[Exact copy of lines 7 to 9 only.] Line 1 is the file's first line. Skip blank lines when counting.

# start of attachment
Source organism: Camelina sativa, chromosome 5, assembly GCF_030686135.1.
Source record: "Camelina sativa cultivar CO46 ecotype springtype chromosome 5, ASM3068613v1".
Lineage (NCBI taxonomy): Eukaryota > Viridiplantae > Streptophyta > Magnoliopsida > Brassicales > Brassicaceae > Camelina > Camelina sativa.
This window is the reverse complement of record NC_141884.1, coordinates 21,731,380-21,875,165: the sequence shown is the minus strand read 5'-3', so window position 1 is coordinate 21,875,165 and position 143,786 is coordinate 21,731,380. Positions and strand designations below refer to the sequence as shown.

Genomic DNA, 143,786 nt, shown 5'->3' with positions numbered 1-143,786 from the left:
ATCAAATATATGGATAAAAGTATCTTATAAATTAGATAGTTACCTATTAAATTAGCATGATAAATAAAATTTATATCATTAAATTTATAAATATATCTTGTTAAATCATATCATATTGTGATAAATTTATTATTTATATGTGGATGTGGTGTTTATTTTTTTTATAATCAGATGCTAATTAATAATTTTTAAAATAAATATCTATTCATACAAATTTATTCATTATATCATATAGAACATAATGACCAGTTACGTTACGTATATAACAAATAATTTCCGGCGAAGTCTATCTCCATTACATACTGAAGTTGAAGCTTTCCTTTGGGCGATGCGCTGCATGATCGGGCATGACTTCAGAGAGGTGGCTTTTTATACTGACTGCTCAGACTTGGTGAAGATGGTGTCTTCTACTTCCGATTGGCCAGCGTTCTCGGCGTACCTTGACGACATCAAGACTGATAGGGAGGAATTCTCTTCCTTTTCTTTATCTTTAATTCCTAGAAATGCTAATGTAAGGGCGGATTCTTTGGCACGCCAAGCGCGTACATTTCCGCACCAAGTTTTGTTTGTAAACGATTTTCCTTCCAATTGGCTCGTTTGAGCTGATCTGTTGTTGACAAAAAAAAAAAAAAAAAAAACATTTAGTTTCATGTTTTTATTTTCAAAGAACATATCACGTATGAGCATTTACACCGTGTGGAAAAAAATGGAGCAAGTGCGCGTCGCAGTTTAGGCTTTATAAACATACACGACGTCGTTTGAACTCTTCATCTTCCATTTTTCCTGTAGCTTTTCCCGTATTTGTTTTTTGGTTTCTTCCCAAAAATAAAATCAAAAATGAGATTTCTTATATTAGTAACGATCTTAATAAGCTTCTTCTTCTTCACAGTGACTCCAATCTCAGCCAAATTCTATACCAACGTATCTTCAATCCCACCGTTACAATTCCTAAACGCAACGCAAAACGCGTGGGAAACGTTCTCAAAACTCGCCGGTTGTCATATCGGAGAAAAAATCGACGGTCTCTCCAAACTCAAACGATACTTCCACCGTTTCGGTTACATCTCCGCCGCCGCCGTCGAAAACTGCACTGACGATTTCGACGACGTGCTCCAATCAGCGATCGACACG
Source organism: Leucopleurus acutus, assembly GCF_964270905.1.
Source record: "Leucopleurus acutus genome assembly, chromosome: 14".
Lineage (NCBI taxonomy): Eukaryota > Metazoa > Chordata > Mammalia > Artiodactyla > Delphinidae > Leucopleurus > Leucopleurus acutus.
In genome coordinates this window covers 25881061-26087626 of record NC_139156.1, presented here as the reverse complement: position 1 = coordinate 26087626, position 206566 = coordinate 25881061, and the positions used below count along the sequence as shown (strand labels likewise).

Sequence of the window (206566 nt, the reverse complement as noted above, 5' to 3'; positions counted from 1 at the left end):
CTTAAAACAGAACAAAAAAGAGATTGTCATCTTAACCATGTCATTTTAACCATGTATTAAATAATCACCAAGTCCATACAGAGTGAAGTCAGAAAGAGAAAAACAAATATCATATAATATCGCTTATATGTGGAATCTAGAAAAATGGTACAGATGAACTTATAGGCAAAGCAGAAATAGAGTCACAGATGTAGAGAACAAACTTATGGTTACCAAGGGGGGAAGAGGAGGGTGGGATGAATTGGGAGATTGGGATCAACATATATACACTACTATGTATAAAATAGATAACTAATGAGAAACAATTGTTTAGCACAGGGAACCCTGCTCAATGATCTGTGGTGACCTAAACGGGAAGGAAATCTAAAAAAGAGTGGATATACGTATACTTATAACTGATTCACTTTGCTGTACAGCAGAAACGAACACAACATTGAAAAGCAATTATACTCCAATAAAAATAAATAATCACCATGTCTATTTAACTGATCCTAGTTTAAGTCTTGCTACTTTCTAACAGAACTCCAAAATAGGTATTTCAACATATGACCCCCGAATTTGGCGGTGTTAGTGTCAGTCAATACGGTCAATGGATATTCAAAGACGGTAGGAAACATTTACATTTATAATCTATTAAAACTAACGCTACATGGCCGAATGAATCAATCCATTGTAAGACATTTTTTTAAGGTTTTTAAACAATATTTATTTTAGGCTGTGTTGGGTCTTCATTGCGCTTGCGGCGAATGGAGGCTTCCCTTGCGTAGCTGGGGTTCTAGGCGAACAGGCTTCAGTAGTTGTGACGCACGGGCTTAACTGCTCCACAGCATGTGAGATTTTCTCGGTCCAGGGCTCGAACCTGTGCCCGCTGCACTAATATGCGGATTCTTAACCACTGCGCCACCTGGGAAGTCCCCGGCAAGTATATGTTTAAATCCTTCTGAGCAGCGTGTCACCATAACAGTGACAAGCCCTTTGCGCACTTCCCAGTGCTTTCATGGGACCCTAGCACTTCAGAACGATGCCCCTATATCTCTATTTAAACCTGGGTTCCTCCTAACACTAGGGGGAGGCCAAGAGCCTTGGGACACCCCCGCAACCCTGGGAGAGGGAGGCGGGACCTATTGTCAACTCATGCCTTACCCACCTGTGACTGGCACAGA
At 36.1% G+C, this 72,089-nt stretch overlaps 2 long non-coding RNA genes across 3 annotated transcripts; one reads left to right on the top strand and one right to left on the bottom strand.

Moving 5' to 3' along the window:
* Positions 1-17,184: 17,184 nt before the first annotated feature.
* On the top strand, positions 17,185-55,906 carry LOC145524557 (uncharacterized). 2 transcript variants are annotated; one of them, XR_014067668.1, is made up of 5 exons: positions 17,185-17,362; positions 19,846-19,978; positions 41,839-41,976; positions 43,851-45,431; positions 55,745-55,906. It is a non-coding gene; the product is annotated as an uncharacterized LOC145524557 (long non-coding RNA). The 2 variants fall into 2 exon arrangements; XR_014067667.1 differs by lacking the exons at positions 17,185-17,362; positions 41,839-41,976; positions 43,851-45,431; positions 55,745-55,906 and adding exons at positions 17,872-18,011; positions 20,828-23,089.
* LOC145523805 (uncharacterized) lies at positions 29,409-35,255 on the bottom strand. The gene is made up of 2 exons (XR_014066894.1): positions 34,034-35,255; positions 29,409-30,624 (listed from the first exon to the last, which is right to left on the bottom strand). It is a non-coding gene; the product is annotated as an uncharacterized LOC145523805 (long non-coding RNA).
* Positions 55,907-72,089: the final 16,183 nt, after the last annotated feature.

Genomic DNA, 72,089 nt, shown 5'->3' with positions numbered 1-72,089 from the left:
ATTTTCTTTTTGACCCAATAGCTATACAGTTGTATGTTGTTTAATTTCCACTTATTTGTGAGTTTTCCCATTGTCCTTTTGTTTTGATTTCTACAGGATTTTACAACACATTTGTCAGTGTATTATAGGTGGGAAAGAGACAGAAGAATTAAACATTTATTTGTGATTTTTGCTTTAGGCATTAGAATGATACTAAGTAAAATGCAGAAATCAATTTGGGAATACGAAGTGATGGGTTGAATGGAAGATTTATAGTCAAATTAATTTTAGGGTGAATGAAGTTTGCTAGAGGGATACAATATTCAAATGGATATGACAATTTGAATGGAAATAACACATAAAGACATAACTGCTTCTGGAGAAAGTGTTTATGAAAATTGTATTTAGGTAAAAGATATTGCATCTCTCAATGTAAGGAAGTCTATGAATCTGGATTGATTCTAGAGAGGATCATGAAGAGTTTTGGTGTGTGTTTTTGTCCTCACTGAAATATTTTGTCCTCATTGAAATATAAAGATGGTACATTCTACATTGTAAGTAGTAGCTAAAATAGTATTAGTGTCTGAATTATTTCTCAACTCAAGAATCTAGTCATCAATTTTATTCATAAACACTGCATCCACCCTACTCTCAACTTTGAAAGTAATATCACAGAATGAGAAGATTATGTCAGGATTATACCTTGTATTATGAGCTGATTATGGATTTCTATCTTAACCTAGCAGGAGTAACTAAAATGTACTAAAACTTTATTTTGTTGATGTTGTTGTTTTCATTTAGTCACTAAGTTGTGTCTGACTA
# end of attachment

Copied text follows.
Source organism: Leucopleurus acutus, assembly GCF_964270905.1.
Source record: "Leucopleurus acutus genome assembly, chromosome: 14".
Lineage (NCBI taxonomy): Eukaryota > Metazoa > Chordata > Mammalia > Artiodactyla > Delphinidae > Leucopleurus > Leucopleurus acutus.